SBD/Issue 221/Events & Attractions

Future Of ATP L.A. Tennis Open Depends On Finding Title Sponsor

Future Of L.A. Tennis Open Could
Depend On Finding Title Sponsor
ATP World Tour L.A. Tennis Open Tournament Dir Bob Kramer "believes the tournament's future hinges on finding another title sponsor within the next two years," according to Mark Lamport-Stokes of REUTERS. Last week's event, which was held without a title sponsor, "failed to attract a single player ranked in the world's top 20." Kramer: "We are optimistic that things will change. This is probably only the third time in about 20 years that the tournament hasn't been profitable, so we can be patient. Hopefully 2010 will provide a recovery. If not, we are prepared to probably go one more cycle to be back in a position where we can be continuing to generate revenues." Kramer said tournament officials "tried for" players like Andy Murray, Novak Djokovic, Andy Roddick and James Blake with a budget of a "little bit more than" $500,000. Kramer: "We didn't get the deal done. So when time was running out, we went to Plan B. We were able to bring in four (former) champions -- Pete Sampras, Michael Chang, Stefan Edberg and Jim Courier. It has been added value" (REUTERS, 8/5).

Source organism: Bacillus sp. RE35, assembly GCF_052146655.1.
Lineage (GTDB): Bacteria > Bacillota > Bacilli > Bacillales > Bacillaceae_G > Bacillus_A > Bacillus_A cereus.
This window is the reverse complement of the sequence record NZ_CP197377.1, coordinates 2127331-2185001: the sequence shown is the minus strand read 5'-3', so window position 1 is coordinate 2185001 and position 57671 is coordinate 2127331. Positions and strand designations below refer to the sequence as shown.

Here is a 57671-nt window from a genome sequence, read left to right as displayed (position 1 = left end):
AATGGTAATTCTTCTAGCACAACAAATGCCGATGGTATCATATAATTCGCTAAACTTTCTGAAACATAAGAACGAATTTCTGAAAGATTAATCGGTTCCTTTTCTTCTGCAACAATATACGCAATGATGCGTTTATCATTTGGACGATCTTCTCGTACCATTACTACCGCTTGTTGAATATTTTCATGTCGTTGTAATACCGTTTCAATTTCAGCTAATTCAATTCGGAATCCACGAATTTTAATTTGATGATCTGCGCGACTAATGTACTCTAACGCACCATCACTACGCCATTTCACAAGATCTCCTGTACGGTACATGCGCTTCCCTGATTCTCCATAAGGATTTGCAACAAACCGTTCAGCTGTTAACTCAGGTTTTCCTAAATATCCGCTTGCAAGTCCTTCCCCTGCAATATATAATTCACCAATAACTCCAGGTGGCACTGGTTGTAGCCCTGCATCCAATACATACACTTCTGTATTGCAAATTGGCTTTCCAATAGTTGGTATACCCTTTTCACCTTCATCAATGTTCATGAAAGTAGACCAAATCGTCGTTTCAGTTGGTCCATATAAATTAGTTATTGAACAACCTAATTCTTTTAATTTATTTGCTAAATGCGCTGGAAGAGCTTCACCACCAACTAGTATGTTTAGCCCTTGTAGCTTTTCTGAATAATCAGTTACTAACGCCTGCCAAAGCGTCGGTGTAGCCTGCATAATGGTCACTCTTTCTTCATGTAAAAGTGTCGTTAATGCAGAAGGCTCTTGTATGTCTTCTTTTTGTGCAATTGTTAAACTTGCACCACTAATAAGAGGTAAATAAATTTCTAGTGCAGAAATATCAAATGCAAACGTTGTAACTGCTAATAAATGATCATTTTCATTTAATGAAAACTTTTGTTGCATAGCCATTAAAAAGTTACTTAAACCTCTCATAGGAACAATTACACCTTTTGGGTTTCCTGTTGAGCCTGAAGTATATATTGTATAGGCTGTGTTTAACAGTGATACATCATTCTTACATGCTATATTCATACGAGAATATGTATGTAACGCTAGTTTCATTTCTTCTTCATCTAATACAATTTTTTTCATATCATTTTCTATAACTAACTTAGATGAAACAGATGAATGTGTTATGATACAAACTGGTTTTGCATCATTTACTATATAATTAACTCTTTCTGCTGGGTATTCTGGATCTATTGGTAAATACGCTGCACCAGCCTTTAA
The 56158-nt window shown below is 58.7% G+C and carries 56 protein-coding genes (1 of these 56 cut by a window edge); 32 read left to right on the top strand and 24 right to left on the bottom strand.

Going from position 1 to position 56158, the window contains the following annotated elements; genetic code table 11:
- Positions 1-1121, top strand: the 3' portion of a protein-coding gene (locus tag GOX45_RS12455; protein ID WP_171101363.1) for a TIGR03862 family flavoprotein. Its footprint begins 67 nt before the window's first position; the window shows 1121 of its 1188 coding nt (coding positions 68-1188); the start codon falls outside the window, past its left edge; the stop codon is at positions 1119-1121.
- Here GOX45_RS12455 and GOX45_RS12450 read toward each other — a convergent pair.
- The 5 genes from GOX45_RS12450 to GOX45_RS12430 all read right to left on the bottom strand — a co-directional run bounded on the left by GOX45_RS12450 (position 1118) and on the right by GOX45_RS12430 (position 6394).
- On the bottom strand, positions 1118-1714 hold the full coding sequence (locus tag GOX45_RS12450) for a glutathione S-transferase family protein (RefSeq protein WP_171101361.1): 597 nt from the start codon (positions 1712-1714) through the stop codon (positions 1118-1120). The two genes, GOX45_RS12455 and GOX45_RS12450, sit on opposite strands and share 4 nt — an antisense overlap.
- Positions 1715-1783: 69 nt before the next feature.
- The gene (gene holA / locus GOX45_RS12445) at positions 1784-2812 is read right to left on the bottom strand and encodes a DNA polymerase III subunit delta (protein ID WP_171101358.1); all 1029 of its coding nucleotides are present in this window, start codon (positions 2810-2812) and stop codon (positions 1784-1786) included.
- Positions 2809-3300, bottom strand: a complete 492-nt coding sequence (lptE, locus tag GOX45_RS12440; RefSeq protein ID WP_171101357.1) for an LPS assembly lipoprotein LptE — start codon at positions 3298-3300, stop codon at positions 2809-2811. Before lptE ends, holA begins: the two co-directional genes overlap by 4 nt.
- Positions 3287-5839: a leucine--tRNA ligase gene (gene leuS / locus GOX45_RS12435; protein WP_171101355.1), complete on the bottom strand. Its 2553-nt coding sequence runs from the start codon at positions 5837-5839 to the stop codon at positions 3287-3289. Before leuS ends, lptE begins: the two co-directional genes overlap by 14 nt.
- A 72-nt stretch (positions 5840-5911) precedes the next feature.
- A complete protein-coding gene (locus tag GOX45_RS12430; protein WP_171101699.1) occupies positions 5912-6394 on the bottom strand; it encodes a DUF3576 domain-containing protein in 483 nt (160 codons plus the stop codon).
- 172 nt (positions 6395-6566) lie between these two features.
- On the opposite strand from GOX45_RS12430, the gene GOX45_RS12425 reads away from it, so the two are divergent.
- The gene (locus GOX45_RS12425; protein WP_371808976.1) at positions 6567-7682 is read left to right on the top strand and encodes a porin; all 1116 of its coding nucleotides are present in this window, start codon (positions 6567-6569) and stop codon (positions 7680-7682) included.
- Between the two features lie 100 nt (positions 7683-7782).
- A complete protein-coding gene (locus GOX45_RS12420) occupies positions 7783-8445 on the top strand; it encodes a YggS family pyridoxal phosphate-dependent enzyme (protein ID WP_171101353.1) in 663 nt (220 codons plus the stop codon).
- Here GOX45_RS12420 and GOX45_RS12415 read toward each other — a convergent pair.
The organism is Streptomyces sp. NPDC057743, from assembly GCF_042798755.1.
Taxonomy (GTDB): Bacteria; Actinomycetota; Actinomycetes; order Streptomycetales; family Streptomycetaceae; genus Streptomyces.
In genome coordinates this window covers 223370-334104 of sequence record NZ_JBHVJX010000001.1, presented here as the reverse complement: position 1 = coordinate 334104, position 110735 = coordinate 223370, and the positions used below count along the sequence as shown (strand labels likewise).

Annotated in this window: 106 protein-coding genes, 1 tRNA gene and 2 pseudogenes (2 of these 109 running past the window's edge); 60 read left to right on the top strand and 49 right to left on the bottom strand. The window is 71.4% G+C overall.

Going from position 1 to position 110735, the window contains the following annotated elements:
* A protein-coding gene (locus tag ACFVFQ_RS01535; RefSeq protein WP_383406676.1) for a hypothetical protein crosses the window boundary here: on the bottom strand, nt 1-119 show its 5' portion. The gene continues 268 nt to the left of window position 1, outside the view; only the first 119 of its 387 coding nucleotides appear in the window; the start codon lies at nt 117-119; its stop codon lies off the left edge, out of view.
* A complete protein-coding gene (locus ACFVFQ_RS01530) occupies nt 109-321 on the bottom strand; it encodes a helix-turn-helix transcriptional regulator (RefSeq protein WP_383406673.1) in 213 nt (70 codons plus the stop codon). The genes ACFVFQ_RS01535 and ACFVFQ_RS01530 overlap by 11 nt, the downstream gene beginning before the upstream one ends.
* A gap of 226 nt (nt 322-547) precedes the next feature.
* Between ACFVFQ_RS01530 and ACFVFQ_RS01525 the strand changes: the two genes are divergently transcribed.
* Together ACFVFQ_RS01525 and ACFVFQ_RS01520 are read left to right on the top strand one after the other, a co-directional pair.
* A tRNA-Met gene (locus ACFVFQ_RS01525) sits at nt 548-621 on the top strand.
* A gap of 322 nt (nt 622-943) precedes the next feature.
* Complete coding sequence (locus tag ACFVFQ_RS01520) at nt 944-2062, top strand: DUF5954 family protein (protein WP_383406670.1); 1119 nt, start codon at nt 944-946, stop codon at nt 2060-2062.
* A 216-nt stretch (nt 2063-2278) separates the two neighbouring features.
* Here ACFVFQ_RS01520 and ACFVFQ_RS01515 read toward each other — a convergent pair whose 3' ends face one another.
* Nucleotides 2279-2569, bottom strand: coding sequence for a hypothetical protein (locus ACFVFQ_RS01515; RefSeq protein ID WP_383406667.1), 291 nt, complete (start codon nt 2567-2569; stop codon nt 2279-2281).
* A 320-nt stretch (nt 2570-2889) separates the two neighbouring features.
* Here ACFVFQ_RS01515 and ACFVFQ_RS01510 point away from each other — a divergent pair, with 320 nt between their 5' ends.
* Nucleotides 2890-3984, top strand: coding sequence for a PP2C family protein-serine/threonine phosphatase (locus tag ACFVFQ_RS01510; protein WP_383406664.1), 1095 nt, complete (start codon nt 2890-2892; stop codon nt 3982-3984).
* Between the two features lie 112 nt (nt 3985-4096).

REBUILDING PERIOD: In DC, Tim Lemke writes the USTA is "scrambling, both at the grass-roots and the elite level, to raise the American game." Roddick currently is the "only American in the ATP World Tour men's top 10," and no U.S. men's player "has won a Grand Slam title since Roddick took the U.S. Open in 2003." The USTA last year named Patrick McEnroe GM of Elite Player Development, and he said that the organization "must start working with players when they are younger, even younger than the organization had previously thought worthwhile" (WASHINGTON TIMES, 8/5).

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